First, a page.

The presidential election in Belarus came and went on Sunday very much as expected. Turnout was high, incumbent President Aleksandr Lukashenko won an overwhelming majority of the vote, and no other candidates made it to double digits. There had been only two questions of consequence prior to the vote: One, would there be violence; and two, would the opposition be able to remain intact after the election? There seemed for a time to be cause for concern about the first issue. In the run-up to Sunday's ballot, it appeared that authorities were preparing for a serious crackdown if protesters gave them opportunity. Several opposition members and even a candidate were arrested on dubious charges: The Belarusian KGB claimed to have discovered incriminating documents and proof -- involving international organizations -- that a coup was being planned. Poland, Georgia, Ukraine and Lithuania were accused of planning to instigate violence and disorder.As of this writing, however, no violence had occurred. Nearly 30,000 people took part in a peaceful march in the main square of Minsk on Sunday, with a similar demonstration planned for Monday. Freezing temperatures played the biggest role in disbanding Sunday's protest, though there have been some allegations that authorities contributed to the weather using snow-making machines.International observers were present at voting stations and generally found the proceedings satisfactory. In Belarus, however, that counts for little. Approximately 30 percent of eligible voters cast their ballots during the early voting period, during which there was little or no monitoring and plenty of opportunity for falsification. And while Lukashenko refrained from using his allotted broadcast time to boost his campaign, his face and slogans inundated the media. According to the Russian think tank Yuri Levada Center, which conducted exit polls, Lukashenko gathered only 45 percent of the vote (a mere 30 percent in the capital, Minsk), while Aleksandr Milinkevich, the main opposition candidate, took 30 percent -- enough to qualify for a run-off vote. The exit polls officially publicized by the Central Elections Committee, however, projected that Lukashenko took from 80 percent to more than 90 percent of the vote -- with more than 70 percent of the ballots counted -- and cited voter turnout of approximately 90 percent. The committee, which is beholden to the president, has done its duty in announcing numbers that give Lukashenko the desired showing of support, and a second round of voting will not be held.Dubious though appearances may be, the truth is that Lukashenko does enjoy significant support in Belarus. It may not be the overwhelming majority the central election committee's numbers reflect, but a large number of citizens are indeed grateful to him for the economic growth, political stability and peace Belarus has experienced during his 12 years in power. Most of that stability, of course, stems from Russia's ongoing and almost total subsidization of Belarus. Russian President Vladimir Putin is not a great fan of Lukashenko's, but Moscow still needs Minsk as a buffer against the West. Belarus borders both European Union and NATO countries -- and with Ukraine constantly on the brink of falling into the embrace of the West, Putin is not about to give up his comrade.Belarus' neighbors to the West certainly have their own hopes for regime change. Poland and Lithuania actively direct political broadcasts into Belarus and support the opposition. The banned European Humanities University has taken up residence in Vilnius, only a couple hours' drive from its former location in Minsk. In western Belarus, there is a sizeable Polish minority, which has sided with the opposition and has been persecuted alongside it. Countries that have become "experts" at electoral revolutions -- Serbia, Ukraine and Georgia -- have sent representatives to train and support the Belarusians. Their goal now is to keep the opposition coalition intact until another opportunity -- whether to take power or even just to take a public stand -- presents itself.Not surprisingly, Milinkevich -- the leader of the united opposition -- has claimed that Sunday's vote was fraudulent. However, the truth is that neither Milinkevich, a former physicist, nor another opposition candidate, Aleksandr Kozulin, ever had a realistic chance of winning. Kozulin ran an outspoken and provocative campaign, but Milinkevich -- who has called for peaceful demonstrations -- did everything possible to stay within the law, including refraining from lobbing insults at Lukashenko (a new law carries a five-year prison sentence for "insulting the credibility of the government"). Had the administration wished to silence him, officials easily could have pinned charges on him (as they have with many of his staff and supporters). The fact that Milinkevich is supported abroad matters little to Lukashenko -- he has never cared what others say about him so long as he retains Russia's backing.However, Western interests do have a part to play if Milinkevich is to hold his coalition together. With the election results a foregone conclusion, attention to Belarus naturally will subside. For the opposition to maintain support will require continuous appeals to the EU, the United States and to international organizations for sanctions against Belarus or any action intended to affect Lukashenko's regime.Milinkevich, then, may retain the ability to rally his supporters, but it is Russia -- which has a geopolitical need for Belarus and the status quo -- that will dictate political realities in Minsk for the foreseeable future. The opposition's only course of action now is to hold on for better times. Its success will depend on its patience.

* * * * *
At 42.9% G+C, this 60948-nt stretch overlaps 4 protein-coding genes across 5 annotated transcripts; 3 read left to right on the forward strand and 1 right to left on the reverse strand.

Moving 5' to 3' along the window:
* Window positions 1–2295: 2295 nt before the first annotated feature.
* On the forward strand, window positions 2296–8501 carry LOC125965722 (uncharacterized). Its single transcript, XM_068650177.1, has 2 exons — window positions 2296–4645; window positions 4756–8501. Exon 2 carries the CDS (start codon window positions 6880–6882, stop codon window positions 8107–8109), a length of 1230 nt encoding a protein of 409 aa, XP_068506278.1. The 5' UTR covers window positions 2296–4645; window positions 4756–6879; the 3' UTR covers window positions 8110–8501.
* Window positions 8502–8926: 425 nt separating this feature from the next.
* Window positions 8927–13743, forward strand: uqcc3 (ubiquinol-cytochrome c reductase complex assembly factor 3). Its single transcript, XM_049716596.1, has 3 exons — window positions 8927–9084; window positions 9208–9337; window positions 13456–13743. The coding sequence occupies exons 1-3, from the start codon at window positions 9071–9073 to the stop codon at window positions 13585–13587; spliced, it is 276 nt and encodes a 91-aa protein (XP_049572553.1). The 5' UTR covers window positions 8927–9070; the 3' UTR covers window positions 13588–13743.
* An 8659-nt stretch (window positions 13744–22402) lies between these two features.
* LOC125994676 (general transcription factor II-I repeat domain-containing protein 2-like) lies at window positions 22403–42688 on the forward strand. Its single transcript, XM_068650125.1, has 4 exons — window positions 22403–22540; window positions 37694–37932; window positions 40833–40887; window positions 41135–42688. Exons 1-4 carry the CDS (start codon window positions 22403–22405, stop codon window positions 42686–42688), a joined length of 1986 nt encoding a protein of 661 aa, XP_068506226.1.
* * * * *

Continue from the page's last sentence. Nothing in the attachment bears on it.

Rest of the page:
Copyright 2006 Strategic Forecasting Inc. All rights reserved.